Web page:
Saturday, October 18, 2008

Activist Bringing About Change Through Disruption (Social and Economic)

I am posting on this subject here before dealing with it over at my other blog Milestones for a New Millennium. This blog allows me far more philosophical latitude, making it more of a learning tool for me, and I am still exploring these concepts.

The question is whether it is possible to create economically sustainable enterprises that help the billion at the bottom of the economic ladder in a uber-consumer world? It seems obvious that efforts to break into a market will require innovation, but are the cards so stacked that such efforts are hopeless, especially in fields such as Healthcare? After watching this talk by Clayton Christensen, I am going to say no, that a sustainable social-entrepreneurial model is very viable.
To my mind, this is closely tied with the the concept of creative-destruction. I don't, taking counsel from Robert Solow, see its founding proponent, Joseph Schumpeter as the savior of 21st century economics as some do, and especially not of activists seeking change through social enterprise,.

Which brings us to the "democracy" in Schumpeter's title. He was not a democrat by instinct or by reflection. He had little confidence in the ability of the average citizen to vote intelligently...

At the same time Solow saw that Schumpeter realized that:

Anyone can invent a new product or a new technique of production. The entrepreneur is the one who first sees its economic viability, bucks the odds, fights or worms his way into the market, and eventually wins or loses. Each win means profit for the entrepreneur and his backers, and it also means a jog upward for the whole economy. In the course of this process, which cannot possibly run smoothly, many businesses, individuals, and institutions, themselves founded on earlier successful innovations, will be undermined and swept away. Schumpeter called this birth-and-death process "creative destruction," and realized before anyone else that it was the main source of economic growth.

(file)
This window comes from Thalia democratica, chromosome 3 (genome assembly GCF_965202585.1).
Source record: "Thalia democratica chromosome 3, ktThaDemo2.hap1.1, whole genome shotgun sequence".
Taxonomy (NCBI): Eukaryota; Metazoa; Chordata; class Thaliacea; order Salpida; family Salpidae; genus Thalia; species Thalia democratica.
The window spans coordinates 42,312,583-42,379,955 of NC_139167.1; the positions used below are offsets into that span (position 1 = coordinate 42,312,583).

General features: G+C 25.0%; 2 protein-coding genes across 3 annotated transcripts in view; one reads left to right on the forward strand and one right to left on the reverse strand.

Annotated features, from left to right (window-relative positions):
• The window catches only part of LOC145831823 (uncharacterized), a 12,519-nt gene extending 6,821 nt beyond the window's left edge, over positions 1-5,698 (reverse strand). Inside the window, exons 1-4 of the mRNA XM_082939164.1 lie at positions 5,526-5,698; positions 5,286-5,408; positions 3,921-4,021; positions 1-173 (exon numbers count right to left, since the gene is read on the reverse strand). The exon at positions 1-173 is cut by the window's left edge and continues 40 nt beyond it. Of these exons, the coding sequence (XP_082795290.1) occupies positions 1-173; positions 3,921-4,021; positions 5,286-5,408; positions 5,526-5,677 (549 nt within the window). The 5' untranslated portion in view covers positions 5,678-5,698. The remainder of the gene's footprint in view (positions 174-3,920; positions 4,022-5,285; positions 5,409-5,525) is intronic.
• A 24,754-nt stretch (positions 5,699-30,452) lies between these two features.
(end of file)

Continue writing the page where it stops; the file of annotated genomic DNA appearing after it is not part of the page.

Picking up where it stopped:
Creative-destruction is still a useful means, more descriptive than prescriptive, of looking at the world. The disagreement is with what actions we take with that knowledge. What disruptive innovations allow social-entrepreneurs is a means of striving in the world without having to beat the leading-edge of established corporations.

Other posts on creative-destruction
Creative-Destruction, Entrepreneurship And Innovation
The Awards And Risks of Innovation: Embracing Destruction And Creation
Consumerville USA Versus Creatorville USA

We Are All Getting Digital - Old Rocker Shows the Way

| New York Times August 10, 2008 An Old Rocker Gets Digital By FRED GOODMAN

Peter Gabriel, the rock musician, has become a powerful player in the emerging online music industry by helping artists find new ways to market their music on the Web.

This has been sitting in my draft bin for about a week. Going digital is not really breaking news, it is an on going transformation. I am pleased that it is an Old Rocker leading the transformation.

This has been an off and on topic for this blog for sometime. What is of interest is the transforming of older paradigms defining mass media industries, such as music, into newer paradigms. The transformation has impact on individual artists and businesses, but it also has broader impact on how we define ourselves in terms of community. It also makes for an interesting model as to how endeavors that are more social in nature can survive in an environment which is more business, the combining of artistic freedom with the creation of an economically sustainable enterprise.

Past posts on this subject
The Power of Many! Music For All?

Troubadour Troubles - Economic, Legal, Moral? You Pick
Confusing Means and Ends and the Pathways Between Them
The Musician As Businessperson The Entrepreneur as Artisan